Premature R&B

November 7, 2017

Most folks who know about Ike and Tina Turner have a particular picture: Tina out in front, super-energetic on the videos, prancing with Jagger, chasing Max from Bartertown. When they even think about Ike Turner, it's the bad male abuser. That's real. Not to be forgotten. But what folks mostly miss in the gender-political mix is how important and influential Ike Turner was in the development of American electric roots music. It's a fathoms deep black thing. Ike was a race man. Most people didn't hear Ike Turner's music until the late 60s breakthroughs, and by then it seemed that it was Tina that was making the difference. I think Tina was a genius, but I'm so old school that I prefer the early, Ike-manacled Tina to the Hollywood superstar. The crossover stardom of the Proud Mary performances was prepared by rootsier material. Listen to this 1966 Tangerine single of Dust My Broom. (Tangerine was Ray Charles's own label.) It was enormously popular in the UK as a model for Northern Soul .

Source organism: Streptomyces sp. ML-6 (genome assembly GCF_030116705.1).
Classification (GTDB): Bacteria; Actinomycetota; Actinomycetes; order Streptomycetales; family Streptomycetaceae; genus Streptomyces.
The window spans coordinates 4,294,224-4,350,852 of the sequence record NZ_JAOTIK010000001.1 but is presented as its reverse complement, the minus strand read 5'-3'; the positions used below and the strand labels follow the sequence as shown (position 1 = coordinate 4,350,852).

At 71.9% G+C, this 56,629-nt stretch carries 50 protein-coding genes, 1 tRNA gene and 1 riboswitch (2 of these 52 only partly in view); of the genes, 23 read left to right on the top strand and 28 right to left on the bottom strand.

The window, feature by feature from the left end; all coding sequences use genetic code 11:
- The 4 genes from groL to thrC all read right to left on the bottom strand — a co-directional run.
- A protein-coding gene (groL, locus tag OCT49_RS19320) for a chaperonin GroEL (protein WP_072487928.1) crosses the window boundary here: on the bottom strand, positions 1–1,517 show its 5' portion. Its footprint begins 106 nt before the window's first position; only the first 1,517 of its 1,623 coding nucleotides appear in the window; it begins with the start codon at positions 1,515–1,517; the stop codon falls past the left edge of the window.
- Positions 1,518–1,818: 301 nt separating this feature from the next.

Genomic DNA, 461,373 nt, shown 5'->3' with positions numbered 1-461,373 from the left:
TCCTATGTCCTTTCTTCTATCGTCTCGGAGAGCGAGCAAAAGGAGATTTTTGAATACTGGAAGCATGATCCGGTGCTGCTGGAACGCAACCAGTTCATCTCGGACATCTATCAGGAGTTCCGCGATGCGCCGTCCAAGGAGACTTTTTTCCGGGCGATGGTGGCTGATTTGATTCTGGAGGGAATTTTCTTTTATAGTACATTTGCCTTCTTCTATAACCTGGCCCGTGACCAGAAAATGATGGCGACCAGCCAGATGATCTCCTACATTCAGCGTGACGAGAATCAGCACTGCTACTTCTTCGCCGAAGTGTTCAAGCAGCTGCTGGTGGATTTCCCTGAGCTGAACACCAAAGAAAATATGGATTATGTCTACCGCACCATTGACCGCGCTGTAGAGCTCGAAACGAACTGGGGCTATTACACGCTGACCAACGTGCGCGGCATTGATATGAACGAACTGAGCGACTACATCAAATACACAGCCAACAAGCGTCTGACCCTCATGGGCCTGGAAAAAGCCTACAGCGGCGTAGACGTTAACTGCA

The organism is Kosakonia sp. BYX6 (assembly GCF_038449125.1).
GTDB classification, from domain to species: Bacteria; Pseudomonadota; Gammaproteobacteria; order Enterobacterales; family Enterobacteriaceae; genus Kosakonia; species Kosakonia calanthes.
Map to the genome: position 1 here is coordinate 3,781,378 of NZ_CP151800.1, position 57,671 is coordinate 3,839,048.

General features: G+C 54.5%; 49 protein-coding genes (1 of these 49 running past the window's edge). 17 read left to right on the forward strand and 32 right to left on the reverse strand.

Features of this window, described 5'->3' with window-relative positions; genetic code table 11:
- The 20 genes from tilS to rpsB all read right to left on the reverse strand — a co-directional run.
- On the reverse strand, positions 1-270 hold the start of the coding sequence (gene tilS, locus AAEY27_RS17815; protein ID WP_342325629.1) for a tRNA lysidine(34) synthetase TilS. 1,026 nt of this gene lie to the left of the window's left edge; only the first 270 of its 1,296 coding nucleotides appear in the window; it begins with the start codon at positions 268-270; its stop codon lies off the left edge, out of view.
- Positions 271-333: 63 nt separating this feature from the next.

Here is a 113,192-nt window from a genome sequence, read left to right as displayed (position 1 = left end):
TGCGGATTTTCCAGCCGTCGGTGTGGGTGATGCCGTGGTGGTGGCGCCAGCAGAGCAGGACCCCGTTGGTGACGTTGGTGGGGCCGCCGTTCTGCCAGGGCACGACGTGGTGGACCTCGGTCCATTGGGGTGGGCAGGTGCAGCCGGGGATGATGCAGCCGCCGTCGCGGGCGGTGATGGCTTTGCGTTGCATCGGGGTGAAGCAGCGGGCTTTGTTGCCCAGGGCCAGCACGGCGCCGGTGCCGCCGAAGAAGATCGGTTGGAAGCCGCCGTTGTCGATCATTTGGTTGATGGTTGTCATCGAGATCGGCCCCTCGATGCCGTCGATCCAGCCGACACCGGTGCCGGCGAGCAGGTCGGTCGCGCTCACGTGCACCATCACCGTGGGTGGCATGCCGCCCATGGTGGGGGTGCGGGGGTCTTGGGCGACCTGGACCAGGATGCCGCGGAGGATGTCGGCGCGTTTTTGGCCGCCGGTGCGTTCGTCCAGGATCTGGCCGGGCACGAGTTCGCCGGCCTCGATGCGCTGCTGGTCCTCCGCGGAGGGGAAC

But before all that, Ike Turner and the Rhythm Kings were establishing a hard driving Mississippi to Memphis beat with a snarling lead guitar that provided the template for both urban blues and rock and roll at its nastiest. You can't listen to Albert Collins or Otis Rush without hearing Ike Turner. The rolling, urbane r&b of New Orleans in the late 1940s is pulled back down into the loam, but with an amazing nasty, urbane attitude. Ike was a major player at Sun Records, and the records he made with The Rhythm Kings at Sun are wonderful. It's interesting, though, how tame the Sun commercial recordings were, compared to the records they made in Chicago for Cobra, when they were the main backing band of Chicago blues artists like Buddy Guy and Otis Rush. Here's the Sun recording of "Matchbox," which was entitled "I'm Gonna Forget About You," made in 1953 and intended for commercial release, though wasn't actually released until a few years ago.

 

I love this recording, but compare it to a Cobra version five years later, now labeled "Matchbox." You can hear B.B. King rotated through James Brown. In any case, Ike's guitar is unforgettable -- contained, cutting, truly cobra-like. Not a voice inclined to compromise.

 

 

 

 

 

 

 

 

 

 

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